HomeEventsUpcoming Events ListARL Membership Meeting, Spring 2014Convener and Speaker Bios for Membership Meeting Spring 2014

Convener and Speaker Bios for Membership Meeting Spring 2014

Tuesday, May 6

Strategic Thinking and Design-Research Library in 2033-Vision and Systems of Action-Part One

Moderator

Carol Pitts Diedrichs was named to the newly created position of vice provost and director of University Libraries on July 1, 2013 having served as director of University Libraries since 2010, providing intellectual leadership for the educational and service programs of the University Libraries. A professor of University Libraries, she is responsible for 12 Columbus campus libraries, including the renovated Thompson Library.

Diedrichs began her academic career at the University of Houston before coming to Ohio State in 1987, where she rose through the administrative ranks to become assistant director for collections and technical services. From 2003 to 2009, she was dean of libraries and the William T. Young Endowed Chair at the University of Kentucky. Active in ARL, Diedrichs serves as the current president. She is also a former president of the Association for Library Collections and Technical Services (ALCTS) and also serves as an elected member of the OCLC Global Council. For 13 years, she was editor-in-chief of the journal Library Collections, Acquisitions, and Technical Services. Diedrichs is actively involved in statewide library initiatives and was named one of the 13 founders of the award winning OhioLINK consortium. She currently serves on OhioLINK’s Library Advisory Council. Her work has been recognized by three awards from the American Library Association (ALA), including the 2008 Ross Atkinson Lifetime Achievement Award.

Diedrichs earned her BA in library science at Baylor University and her MLIS at the University of Texas at Austin.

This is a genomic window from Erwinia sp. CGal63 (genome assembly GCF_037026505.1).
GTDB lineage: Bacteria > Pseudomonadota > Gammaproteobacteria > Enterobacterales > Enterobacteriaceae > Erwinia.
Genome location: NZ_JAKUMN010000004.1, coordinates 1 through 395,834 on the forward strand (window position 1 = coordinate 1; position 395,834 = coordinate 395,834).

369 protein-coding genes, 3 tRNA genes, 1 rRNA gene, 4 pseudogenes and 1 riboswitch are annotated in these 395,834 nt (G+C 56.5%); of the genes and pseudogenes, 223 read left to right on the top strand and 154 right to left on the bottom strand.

Speakers

Wendy Pradt Lougee is University Librarian and McKnight Presidential Professor at the University of Minnesota-Twin Cities, a library system that encompasses 13 libraries on the Twin Cities campus. Prior to her appointment at the University of Minnesota in 2002, Lougee held several positions at the University of Michigan over a 20-year period, including director of the Harlan Hatcher Graduate Library and associate director of the University Library for Digital Library Services. Her work in launching and developing a premier digital library program at Michigan was recognized with ALA’s Hugh Atkinson Award (2003), Computerworld Honors Program Laureate (2002), and Michigan’s Walter H. Kaiser Award (2001). She held earlier appointments at Brown University and Wheaton College (Massachusetts).

Lougee has served on the board of directors for the Research Libraries Group (RLG), the Council on Library and Information Resources (CLIR), the Digital Library Federation (DLF) (president 2009), and the National Information Standards Organization (NISO). Current board service includes Early English Books Online Text Creation Partnership, ARL (President 2012-2013), and HathiTrust. Her research and publications have focused on digital library development, information economics, assessment of research behavior, virtual organizations, and e-research.

Lougee holds a BA in english from Lawrence University, an MLS from the University of Wisconsin, and an MA in psychology from the University of Minnesota.

Ann Pendleton-Jullian is an architect, writer, and educator whose work explores the interchange between culture, environment, and technology. From a first short career in astrophysics, Pendleton-Jullian has come to see the world through a lens of complexity framed by principles from ecology theory. This, in tandem with a belief that design has the power to take on the complex challenges associated with an emergent highly networked global culture, has led her to work on architecture projects that range in scale and scope from things to systems of action—from a house for the astronomer Carl Sagan to a seven village ecosystem for craft-based tourism in Guizhou province, China—and in domains outside of architecture including patient-centered health, new innovation models for K-12 and higher ed, and human and economic development in marginalized populations.